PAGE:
This photograph (taken by my ANC 2F-06 colleague Mike Benardo) is one of the most beautiful–and surprising–images I have seen in a long time.
By way of background, Mood Lounge took over the liquor license of a former bar at the same location, along with the accompanying voluntary agreement (VA) almost one year ago.
Under DC law, ANCs and–in some cases–groups of citizens can negotiate VAs that provide additional protections for neighborhoods, such as operating hours that are more compatible with residences in the immediate vicinity. (ANC 2F generally doesn’t seek voluntary agreements with licensees in the central business district.)
Within a few weeks of Mood’s opening, the complaints came flooding in at a volume (literally) and level of seriousness that no current ANC 2F commissioner could recall previously during our various years of service. There was the noise, greatly in excess of what was permitted under the voluntary agreement and DC law, essentially every night that Mood was open, often until at least 3 a.m., and then even later when boisterous patrons spilled onto the streets and loitered long after closing time. (From this came public bodily emanations of many kinds, and even one incident of sex on the hood of a car.) Emails poured in from sleepless residents, often with time stamps around 4 or 5 a.m., detailing the BOOM BOOM BOOM of the bass levels, items literally shaking in their homes from the decibels.
(There had been a couple of issues with the previous licensee, BeBar, but they were reportedly resolved quickly.)
This happened with Swiss timepiece-like precision and predictability when Mood was open. Management was almost entirely unresponsive to complaints, and on the small number of occasions they did respond, conditions rapidly degenerated.
Infractions were not limited to noise: vermin, trash, almost every provision of the VA possible. Mood was transforming itself from a CT licensee (tavern) into a de facto CN licensee (nightclub). Furthermore, Mood was operating on an improperly issued certificate of occupancy. This may be an arcane issue to some, but Mood was essentially occupying fully one-third more square feet than they were entitled to.
Fights regularly broke out in front of the establishment. And then, in the early morning hours this past Friday, the coup de grace: a double stabbing after a fight broke out inside the lounge. Neighbors knew it was a matter of when, not if, assault with deadly weapons would occur–as it turns out, barely one month after I last blogged about this. And they even feared fatalities like the one that occurred recently at Heritage India.
Neighbors, government officials and others have felt stymied by a bureaucracy that seemed incapable of responding adequately. The first “show cause hearing” for a Mood violation didn’t even occur until a few weeks ago, and even more are in the offing, including yet another VA breach the ANC voted on last month. The ABC Board has 90 days to issue a ruling in what is inarguably an open-and-shut case, yet we were told by those familiar with the process to expect it to take most if not all of those 90 days.
Even worse, despite the incessant noise and other violations, each infraction was being treated discretely. It seemed an impossible task to portray to the District the full dimensions of the problem, which spanned not only months on the calendar and various sections of the VA, but also multiple agencies of DC government. “Second-tier violations,” such as noise, could be penalized as little as $250, and it takes four of those to reach the status of a “primary violation.” It reminded me of Dwight Schrute’s disciplinary system, wherein five “citations” equal one “violation,” four of which lead to a “verbal warning,” etc.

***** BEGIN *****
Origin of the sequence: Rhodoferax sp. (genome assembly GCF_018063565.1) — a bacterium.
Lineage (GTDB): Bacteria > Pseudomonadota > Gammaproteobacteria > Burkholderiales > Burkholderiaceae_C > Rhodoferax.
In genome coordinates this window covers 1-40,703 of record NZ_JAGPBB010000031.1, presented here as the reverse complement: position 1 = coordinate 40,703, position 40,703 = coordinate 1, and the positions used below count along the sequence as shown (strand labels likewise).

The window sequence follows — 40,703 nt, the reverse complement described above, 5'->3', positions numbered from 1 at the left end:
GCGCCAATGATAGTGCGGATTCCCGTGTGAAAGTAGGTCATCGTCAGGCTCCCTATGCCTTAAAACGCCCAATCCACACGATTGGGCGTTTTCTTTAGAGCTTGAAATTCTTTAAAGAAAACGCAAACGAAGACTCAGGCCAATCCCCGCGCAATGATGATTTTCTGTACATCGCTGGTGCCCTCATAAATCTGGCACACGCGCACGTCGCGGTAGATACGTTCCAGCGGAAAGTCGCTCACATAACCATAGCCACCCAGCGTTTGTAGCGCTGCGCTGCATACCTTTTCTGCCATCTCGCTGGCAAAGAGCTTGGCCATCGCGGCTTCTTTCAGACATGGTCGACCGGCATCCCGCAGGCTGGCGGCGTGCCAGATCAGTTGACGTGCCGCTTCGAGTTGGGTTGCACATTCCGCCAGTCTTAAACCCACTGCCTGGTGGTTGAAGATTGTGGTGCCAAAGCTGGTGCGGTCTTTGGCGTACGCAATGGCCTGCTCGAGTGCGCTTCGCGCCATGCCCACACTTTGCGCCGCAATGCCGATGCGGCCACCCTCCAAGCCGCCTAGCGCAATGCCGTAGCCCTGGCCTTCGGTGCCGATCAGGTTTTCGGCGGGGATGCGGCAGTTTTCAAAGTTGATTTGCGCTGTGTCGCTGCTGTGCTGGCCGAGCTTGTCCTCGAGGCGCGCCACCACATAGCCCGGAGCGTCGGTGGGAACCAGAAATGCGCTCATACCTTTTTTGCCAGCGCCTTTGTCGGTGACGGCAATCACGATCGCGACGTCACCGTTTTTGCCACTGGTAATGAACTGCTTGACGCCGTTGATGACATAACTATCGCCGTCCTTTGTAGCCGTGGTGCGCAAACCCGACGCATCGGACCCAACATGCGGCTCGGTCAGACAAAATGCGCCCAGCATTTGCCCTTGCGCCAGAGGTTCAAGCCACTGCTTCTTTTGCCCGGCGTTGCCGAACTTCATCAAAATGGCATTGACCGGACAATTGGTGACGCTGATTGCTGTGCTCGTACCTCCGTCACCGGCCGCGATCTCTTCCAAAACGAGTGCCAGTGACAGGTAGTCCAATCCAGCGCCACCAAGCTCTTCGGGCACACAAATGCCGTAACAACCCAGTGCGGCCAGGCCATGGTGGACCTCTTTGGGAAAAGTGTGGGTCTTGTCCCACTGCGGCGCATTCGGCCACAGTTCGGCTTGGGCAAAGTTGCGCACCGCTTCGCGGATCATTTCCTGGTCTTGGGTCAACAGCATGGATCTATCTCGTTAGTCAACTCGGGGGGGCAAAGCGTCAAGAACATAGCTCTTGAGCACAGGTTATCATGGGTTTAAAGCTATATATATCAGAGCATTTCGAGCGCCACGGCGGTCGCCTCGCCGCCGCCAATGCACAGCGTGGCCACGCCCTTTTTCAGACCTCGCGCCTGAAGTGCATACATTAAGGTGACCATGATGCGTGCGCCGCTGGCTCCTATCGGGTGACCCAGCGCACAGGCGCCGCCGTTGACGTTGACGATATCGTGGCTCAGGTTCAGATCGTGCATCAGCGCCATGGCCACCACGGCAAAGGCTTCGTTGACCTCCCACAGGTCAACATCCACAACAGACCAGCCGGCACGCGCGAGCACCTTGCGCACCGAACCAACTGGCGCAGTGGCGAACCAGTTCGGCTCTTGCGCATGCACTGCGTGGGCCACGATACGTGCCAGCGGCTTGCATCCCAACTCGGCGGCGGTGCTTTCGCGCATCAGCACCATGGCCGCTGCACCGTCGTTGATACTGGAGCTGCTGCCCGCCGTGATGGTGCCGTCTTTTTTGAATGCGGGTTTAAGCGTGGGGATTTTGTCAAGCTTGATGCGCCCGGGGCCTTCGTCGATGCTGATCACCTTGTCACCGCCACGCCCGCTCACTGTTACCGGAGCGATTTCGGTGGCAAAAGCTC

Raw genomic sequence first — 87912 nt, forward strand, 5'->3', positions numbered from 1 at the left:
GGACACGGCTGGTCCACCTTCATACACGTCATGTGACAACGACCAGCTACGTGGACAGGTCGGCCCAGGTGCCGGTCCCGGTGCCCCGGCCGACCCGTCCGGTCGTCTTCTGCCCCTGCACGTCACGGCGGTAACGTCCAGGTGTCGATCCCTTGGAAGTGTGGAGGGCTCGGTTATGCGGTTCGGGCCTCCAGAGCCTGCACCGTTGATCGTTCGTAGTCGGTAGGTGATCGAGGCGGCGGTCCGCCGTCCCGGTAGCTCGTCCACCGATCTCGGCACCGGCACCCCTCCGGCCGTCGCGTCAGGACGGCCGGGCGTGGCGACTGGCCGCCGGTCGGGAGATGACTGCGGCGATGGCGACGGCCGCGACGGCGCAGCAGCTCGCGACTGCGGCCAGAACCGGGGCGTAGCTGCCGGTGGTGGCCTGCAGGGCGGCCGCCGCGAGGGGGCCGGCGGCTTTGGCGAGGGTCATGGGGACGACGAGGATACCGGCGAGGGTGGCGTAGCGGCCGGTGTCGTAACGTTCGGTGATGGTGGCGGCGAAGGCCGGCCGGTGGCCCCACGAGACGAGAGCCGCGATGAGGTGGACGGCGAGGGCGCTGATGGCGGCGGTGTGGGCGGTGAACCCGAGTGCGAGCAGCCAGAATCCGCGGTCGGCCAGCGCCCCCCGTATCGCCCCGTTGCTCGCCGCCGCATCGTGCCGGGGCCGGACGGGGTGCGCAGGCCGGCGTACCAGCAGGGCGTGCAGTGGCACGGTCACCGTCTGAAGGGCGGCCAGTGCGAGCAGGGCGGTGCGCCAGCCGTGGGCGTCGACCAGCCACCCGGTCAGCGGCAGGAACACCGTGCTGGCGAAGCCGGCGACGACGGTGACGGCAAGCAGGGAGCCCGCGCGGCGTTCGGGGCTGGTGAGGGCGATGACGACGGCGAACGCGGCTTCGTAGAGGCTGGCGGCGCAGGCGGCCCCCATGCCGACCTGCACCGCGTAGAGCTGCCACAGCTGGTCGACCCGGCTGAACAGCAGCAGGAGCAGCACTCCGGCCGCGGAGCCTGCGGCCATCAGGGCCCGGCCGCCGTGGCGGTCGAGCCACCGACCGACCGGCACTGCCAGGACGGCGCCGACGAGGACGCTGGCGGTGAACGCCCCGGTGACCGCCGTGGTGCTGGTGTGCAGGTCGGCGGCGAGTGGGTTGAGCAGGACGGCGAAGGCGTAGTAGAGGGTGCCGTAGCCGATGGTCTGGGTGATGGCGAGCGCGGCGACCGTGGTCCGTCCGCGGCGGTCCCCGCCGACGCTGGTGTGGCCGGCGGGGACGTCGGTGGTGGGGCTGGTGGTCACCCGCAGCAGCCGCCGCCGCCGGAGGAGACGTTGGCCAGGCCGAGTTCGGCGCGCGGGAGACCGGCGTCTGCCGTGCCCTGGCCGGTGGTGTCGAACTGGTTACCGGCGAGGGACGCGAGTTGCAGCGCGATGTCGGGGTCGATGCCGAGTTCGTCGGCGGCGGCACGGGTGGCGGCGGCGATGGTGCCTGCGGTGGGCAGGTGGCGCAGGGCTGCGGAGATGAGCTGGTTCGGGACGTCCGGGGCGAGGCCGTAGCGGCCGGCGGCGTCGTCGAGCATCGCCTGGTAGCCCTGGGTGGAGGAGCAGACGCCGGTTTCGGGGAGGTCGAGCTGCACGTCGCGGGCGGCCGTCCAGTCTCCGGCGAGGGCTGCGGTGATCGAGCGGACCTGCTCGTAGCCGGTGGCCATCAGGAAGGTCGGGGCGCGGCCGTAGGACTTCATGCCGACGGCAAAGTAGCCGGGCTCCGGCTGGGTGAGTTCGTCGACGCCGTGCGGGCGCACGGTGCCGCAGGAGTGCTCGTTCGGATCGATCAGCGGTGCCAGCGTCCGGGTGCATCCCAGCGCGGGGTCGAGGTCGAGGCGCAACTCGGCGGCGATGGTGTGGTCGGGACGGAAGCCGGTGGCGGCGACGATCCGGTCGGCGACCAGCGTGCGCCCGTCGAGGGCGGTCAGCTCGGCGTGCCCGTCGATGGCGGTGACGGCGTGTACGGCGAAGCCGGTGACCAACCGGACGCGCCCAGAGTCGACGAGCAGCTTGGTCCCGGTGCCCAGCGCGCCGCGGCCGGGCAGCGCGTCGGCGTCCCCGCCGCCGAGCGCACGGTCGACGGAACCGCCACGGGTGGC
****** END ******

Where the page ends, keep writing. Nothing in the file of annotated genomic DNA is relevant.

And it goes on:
The Metropolitan Police Department (props to Sgt. David Terestre, and also to Chief Lanier for getting involved), Jack Evans, the mayor’s office, this ANC, ABRA and others were already ratcheting up the pressure before last Friday. After the violence occurred, MPD used emergency powers it has to shut Mood down for 96 hours–and over the New Year’s Day weekend, it was going to send a clear and balance sheet-affecting message.
And then today, up went the sign in Mike’s photo above. Mood is closed “indefinitely.” For just about everyone besides Mood’s owners and patrons, we hope that also means “permanently.”
I have to commend the affeced residents for their tenacity–which is understandable, of course, when your restfulness and mental health are at stake. They documented their complaints. They went through the proper channels, as frustrating as those channels often were. By and large, they maintained a high level of civility. And they went out of their way to work constructively with Mood to bring it into line with its obligations. But one by one, Mood lost all of their allies and any goodwill the neighborhood had left.
And they have no one but themselves to blame.
UPDATE: In the middle of writing this post, I received from the mayor’s office the ABC Board’s “notice of summary suspension.” In short, Mood has 72 hours to request a hearing, the ABC Board then has 48 hours to conduct the hearing, and 24 more hours to issue its decision.
In the document, Chief Lanier states that “the continued operation of the licensed establishment presents an imminent danger to the health and safety of the public” and that “there would be an additional imminent danger to the health and welfare of the public if the establishment was not closed, and that there is no other immediately available measure that would ameliorate the threat to public safety.”
Among the more shocking findings, no one from Mood called the police to report the stabbings, and that “the establishment made several attempts to hinder [ABRA's] investigation.” Read the full paragraph regarding those “attempts.” It would be laughable if it weren’t so outrageous.